You walk backwards half a dozen paces, luring the dog to follow you, and then swivel around so you are again next to your dog and stop.
Give the dog its sit command and click and treat immediately it sits next to you.
Repeat this several times.
The dog will start to sit as soon as you stop.
When the dog is following confidently and sits when you stop, you can move to the next step which is starting to walk away in a straight line, with dog walking next to you, being lured along by the treats being fed out of the hand in front of its nose.
Make sure the dog is learning to sit when you stop.
When you have the dog walking confidently next to you, you may start fading away the delivery of the treats.
Only give one every second pace and then every third pace and so on.
After some time you will have the dog walking on a loose lead as close to you as you require, but you may still need to keep a food lure in your hand, and show this to the dog every so often.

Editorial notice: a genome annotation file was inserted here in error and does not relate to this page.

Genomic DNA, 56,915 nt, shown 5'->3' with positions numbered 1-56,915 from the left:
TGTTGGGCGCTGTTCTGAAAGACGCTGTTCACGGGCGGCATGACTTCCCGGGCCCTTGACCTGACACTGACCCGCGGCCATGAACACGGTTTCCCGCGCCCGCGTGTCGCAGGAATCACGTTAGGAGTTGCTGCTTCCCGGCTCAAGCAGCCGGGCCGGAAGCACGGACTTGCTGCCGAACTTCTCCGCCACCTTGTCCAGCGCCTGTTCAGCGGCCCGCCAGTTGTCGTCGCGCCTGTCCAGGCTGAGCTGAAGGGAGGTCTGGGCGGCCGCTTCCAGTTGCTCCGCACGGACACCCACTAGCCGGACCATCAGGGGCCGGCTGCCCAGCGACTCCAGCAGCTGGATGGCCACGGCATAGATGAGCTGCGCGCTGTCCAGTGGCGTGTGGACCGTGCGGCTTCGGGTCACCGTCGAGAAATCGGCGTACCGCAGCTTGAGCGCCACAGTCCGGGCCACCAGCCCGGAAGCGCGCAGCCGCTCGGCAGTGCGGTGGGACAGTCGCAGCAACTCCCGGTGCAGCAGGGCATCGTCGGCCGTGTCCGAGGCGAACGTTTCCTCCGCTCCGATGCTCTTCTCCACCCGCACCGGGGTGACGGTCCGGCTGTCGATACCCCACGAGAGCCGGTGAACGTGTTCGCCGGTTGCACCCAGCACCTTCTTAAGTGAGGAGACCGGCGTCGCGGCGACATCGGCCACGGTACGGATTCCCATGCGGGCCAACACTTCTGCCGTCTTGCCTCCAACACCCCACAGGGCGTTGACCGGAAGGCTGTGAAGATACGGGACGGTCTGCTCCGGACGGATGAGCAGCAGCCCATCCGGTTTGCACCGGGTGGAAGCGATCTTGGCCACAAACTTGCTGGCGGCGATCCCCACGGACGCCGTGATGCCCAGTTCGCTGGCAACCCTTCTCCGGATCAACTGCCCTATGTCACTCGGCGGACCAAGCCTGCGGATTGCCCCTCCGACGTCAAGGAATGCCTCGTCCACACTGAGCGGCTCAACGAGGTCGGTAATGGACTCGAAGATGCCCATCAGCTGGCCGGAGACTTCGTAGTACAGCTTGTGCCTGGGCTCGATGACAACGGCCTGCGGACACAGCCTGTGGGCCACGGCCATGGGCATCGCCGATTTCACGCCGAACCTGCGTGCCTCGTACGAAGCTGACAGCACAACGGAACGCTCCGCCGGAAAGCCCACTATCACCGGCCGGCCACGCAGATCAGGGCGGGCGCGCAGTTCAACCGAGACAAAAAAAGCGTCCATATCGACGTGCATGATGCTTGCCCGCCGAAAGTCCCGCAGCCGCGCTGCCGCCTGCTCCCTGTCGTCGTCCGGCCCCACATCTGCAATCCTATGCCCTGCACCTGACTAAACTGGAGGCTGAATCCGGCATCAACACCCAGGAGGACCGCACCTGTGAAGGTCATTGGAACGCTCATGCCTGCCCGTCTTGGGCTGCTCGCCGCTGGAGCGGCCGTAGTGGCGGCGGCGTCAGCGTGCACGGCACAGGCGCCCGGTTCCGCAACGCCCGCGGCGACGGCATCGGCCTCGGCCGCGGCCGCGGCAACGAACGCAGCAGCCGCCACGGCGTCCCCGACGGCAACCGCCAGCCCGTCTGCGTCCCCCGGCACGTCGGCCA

Shaping does take some time but it produces a dog that can think for itself and knows that if it does the right thing it will get a tasty treat.
With shaping, you stand next to the dog and step away calling the dog, saying something like "Fido, walk".
The dog will move with you but may immediately run to the end of the lead.
As soon as the lead starts going tight, you immediately stop and stand still and say nothing.
The dog will soon enough turn to look at you.
Immediately click and offer a reward but the reward is given at your knees.
Start walking again and as the lead goes tight you plant your feet, wait for the look or movement back to you, click and treat at the knees.
You repeat this until you have a loose lead and a happy dog.
In using both of these systems, it is up to you to decide the position where you want the dog to walk.
Using both systems at the same time will work quicker than just shaping.
Start with the luring walking backwards part and when the dog is ready for you to walk off forwards, you bring in shaping.
Show the dog some treats are in your hand but as you step off, lift the hand and hold it across your chest.
When the lead goes tight, stop and wait for the look and as soon as the dog looks back click and treat - with the treat being given at the knees.